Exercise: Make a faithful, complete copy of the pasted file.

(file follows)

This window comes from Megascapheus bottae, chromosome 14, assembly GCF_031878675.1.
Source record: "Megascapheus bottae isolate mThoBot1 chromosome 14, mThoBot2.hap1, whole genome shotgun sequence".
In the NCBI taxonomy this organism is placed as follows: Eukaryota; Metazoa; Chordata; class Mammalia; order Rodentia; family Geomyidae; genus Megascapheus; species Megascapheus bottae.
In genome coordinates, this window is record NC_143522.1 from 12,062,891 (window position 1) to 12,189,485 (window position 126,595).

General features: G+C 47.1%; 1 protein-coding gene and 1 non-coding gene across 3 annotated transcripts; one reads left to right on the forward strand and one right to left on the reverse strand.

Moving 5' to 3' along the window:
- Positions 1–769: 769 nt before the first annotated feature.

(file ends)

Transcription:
This window comes from Megascapheus bottae, chromosome 14, assembly GCF_031878675.1.
Source record: "Megascapheus bottae isolate mThoBot1 chromosome 14, mThoBot2.hap1, whole genome shotgun sequence".
In the NCBI taxonomy this organism is placed as follows: Eukaryota; Metazoa; Chordata; class Mammalia; order Rodentia; family Geomyidae; genus Megascapheus; species Megascapheus bottae.
In genome coordinates, this window is record NC_143522.1 from 12,062,891 (window position 1) to 12,189,485 (window position 126,595).

General features: G+C 47.1%; 1 protein-coding gene and 1 non-coding gene across 3 annotated transcripts; one reads left to right on the forward strand and one right to left on the reverse strand.

Moving 5' to 3' along the window:
- Positions 1–769: 769 nt before the first annotated feature.